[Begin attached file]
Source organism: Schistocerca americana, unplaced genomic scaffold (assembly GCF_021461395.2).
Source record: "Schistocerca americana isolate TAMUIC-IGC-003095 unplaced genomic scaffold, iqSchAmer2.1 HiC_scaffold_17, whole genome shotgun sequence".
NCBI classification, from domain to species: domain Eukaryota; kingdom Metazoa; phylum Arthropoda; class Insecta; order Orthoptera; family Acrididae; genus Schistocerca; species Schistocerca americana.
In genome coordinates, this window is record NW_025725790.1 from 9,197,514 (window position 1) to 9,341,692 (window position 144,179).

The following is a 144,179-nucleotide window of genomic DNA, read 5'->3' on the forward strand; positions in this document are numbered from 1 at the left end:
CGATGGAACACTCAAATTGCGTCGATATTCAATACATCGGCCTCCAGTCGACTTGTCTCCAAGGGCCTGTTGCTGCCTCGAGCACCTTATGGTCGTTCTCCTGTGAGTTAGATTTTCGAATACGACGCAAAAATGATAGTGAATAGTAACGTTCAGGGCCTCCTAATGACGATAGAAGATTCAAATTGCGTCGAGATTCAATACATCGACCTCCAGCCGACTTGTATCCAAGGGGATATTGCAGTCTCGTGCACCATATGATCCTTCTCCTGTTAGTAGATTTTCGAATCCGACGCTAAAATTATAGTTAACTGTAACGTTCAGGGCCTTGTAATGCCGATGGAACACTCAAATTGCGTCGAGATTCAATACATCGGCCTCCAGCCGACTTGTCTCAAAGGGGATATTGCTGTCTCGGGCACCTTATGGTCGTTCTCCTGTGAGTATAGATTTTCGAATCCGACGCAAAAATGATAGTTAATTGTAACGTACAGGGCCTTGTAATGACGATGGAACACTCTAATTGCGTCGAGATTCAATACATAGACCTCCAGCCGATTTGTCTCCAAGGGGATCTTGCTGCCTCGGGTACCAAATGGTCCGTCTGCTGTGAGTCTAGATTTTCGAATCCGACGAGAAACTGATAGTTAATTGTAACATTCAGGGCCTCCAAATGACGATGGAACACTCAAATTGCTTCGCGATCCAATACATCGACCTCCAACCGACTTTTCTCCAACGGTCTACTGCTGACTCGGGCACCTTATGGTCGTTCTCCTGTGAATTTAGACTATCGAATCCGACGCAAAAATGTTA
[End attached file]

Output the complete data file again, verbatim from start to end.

Source organism: Schistocerca americana, unplaced genomic scaffold (assembly GCF_021461395.2).
Source record: "Schistocerca americana isolate TAMUIC-IGC-003095 unplaced genomic scaffold, iqSchAmer2.1 HiC_scaffold_17, whole genome shotgun sequence".
NCBI classification, from domain to species: domain Eukaryota; kingdom Metazoa; phylum Arthropoda; class Insecta; order Orthoptera; family Acrididae; genus Schistocerca; species Schistocerca americana.
In genome coordinates, this window is record NW_025725790.1 from 9,197,514 (window position 1) to 9,341,692 (window position 144,179).

The following is a 144,179-nucleotide window of genomic DNA, read 5'->3' on the forward strand; positions in this document are numbered from 1 at the left end:
CGATGGAACACTCAAATTGCGTCGATATTCAATACATCGGCCTCCAGTCGACTTGTCTCCAAGGGCCTGTTGCTGCCTCGAGCACCTTATGGTCGTTCTCCTGTGAGTTAGATTTTCGAATACGACGCAAAAATGATAGTGAATAGTAACGTTCAGGGCCTCCTAATGACGATAGAAGATTCAAATTGCGTCGAGATTCAATACATCGACCTCCAGCCGACTTGTATCCAAGGGGATATTGCAGTCTCGTGCACCATATGATCCTTCTCCTGTTAGTAGATTTTCGAATCCGACGCTAAAATTATAGTTAACTGTAACGTTCAGGGCCTTGTAATGCCGATGGAACACTCAAATTGCGTCGAGATTCAATACATCGGCCTCCAGCCGACTTGTCTCAAAGGGGATATTGCTGTCTCGGGCACCTTATGGTCGTTCTCCTGTGAGTATAGATTTTCGAATCCGACGCAAAAATGATAGTTAATTGTAACGTACAGGGCCTTGTAATGACGATGGAACACTCTAATTGCGTCGAGATTCAATACATAGACCTCCAGCCGATTTGTCTCCAAGGGGATCTTGCTGCCTCGGGTACCAAATGGTCCGTCTGCTGTGAGTCTAGATTTTCGAATCCGACGAGAAACTGATAGTTAATTGTAACATTCAGGGCCTCCAAATGACGATGGAACACTCAAATTGCTTCGCGATCCAATACATCGACCTCCAACCGACTTTTCTCCAACGGTCTACTGCTGACTCGGGCACCTTATGGTCGTTCTCCTGTGAATTTAGACTATCGAATCCGACGCAAAAATGTTA